Build Your Own Linux Distro

If you find yourself making the same adjustments each time you install a new distribution, it’s worth creating your own customised version.

We’re used to thinking of Linux distributions being set in stone. They’re either KDE or Gnome, use a certain kernel and bundle certain applications. But this doesn’t have to be the case. If you find yourself making the same adjustments each time you install a new distribution, it’s worth creating your own customised version. Revisor is a tool that lets you do just this, and in this tutorial, we’ll show you how…

Update: And don’t feel left out if you’re a Windows user. Check out our tutorial about how to build your own Windows. And if you’re a die hard Linux fan, check out our guides to cluster computing in Linuxand booting into Linux over a network, Finally, if you want an even flashier way to put together a distro, why not use SUSE’s tools and build it online?

1. Install Fedora

The Revisor tool has been a part of the Fedora distribution for the last few releases. This means you can use any of these versions to create your own Linux distribution, although we’d recommend using the latest – Fedora 10. Installation is very straightforward, and shouldn’t be a problem if you’ve installed any other version of Linux from the last two years.

After installing the operating system, the only other prerequisite is the Revisor application itself. This can be installed by clicking on the Administration menu, selecting ‘Add/Remove software’ and searching for a package called revisor. Click ‘Apply’ and accept the additional packages that need to be installed.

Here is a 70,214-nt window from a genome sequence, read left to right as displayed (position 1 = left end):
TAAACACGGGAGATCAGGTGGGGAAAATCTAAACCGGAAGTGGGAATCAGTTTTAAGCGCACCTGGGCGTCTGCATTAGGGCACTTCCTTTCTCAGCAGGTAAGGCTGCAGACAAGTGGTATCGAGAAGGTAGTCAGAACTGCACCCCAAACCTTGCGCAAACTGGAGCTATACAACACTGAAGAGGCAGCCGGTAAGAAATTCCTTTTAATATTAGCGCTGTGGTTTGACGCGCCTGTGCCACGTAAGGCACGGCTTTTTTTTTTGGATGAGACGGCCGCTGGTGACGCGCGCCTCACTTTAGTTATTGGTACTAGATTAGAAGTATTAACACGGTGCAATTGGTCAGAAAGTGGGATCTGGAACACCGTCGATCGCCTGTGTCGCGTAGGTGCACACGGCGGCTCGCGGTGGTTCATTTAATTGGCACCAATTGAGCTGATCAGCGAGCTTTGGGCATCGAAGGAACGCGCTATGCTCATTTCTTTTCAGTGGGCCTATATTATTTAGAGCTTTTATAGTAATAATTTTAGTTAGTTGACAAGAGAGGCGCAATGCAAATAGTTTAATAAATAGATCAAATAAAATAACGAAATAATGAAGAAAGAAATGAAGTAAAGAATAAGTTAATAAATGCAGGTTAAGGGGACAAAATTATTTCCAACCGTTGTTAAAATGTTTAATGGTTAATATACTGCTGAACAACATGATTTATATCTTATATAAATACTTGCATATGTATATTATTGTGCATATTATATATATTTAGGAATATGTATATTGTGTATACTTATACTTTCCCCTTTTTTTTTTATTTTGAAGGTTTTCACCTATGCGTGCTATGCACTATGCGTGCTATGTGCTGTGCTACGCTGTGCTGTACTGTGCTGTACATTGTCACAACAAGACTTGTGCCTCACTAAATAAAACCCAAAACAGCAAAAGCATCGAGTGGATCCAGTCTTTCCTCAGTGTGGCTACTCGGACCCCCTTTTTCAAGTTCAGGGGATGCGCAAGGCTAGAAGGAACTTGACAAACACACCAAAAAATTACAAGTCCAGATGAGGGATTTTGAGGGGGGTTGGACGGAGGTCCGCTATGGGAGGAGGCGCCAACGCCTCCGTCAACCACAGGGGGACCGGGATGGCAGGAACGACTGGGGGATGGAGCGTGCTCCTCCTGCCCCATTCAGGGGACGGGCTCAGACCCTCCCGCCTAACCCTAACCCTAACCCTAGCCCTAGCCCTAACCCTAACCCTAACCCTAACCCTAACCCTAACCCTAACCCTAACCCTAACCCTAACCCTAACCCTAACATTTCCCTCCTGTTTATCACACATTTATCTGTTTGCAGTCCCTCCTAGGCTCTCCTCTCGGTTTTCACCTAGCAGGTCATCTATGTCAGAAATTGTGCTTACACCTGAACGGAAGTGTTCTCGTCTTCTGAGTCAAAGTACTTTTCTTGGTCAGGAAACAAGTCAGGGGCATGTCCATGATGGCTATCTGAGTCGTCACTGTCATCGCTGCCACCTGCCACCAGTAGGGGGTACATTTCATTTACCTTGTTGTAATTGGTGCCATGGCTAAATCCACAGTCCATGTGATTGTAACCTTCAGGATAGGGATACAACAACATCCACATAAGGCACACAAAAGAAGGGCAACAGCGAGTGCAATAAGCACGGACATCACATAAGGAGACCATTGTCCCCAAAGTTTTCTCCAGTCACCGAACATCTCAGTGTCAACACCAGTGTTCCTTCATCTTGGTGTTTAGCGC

However, there is one step that is vital to success, and that’s updating Fedora to include the very latest patches. You can do this using the Update tool in the Administration menu. This is required because the version of Revisor that was bundled with Fedora 10 was broken, and this won’t create a workable Live CD. You need to either use an older version, or update your 10 installation to use the fixed version of Revisor.

2. Disable security

After installation, Revisor can be found in the Applications | System Tools menu. Click on the icon and enter your root password. If you see an SELinux error, you will need to change a security setting for your system. SELinux is an ultra-tight Linux security system that keeps a close eye on what certain application can and can’t do. Revisor falls out of its remit, so you need to change its level of protection to Permissive.

To do this, load the SELinux Management application from the System | Administration menu and change the Current Enforcing mode to Permissive. When you launch Revisor again, the error will have disappeared.

3. Getting started

From the Revisor main window, click ‘Get Started’. You now have to decide how your new distribution will be booted. You can choose between the standard installation and Live media. The first option is a good choice if you’re planning to install your own version of Fedora on many different machines, for example, in an office. The DVD or CD you create will let you install your own distribution, complete with your own set of applications, without any prompting. If you want to create your own distribution for personal use, then the chances are you’ll find the Live media types more useful.

This creates either a Live CD/DVD or a USB stick installation of your distribution, and you’ll be able to boot into your desktop from either of these installations by simply inserting the media into your PC. As with any Live media, you’ll be able to work on your desktop and use the applications you choose, but your distribution won’t touch the host machine’s hard drive. This is a great solution for Internet cafes or college PCs. We’ve opted for the Optical media type installation, as we find this is the most flexible.

4. Repository information

Click on the ‘Forward’ button to bring up the package repository configuration page. This lists the sources for the packages that are going to be installable for your distribution, as well as the packages for a specific hardware type. These are decided by the option to the right of Configuration Section to Use, and by default this is set to the most generic option – f10-i386. If you want to build your Linux distribution for a different platform, such as Intel 64-bit or PowerPC, then you will need to use a version of Fedora running on that hardware. You can’t build a distribution for an architecture different from the one which Revisor is running on.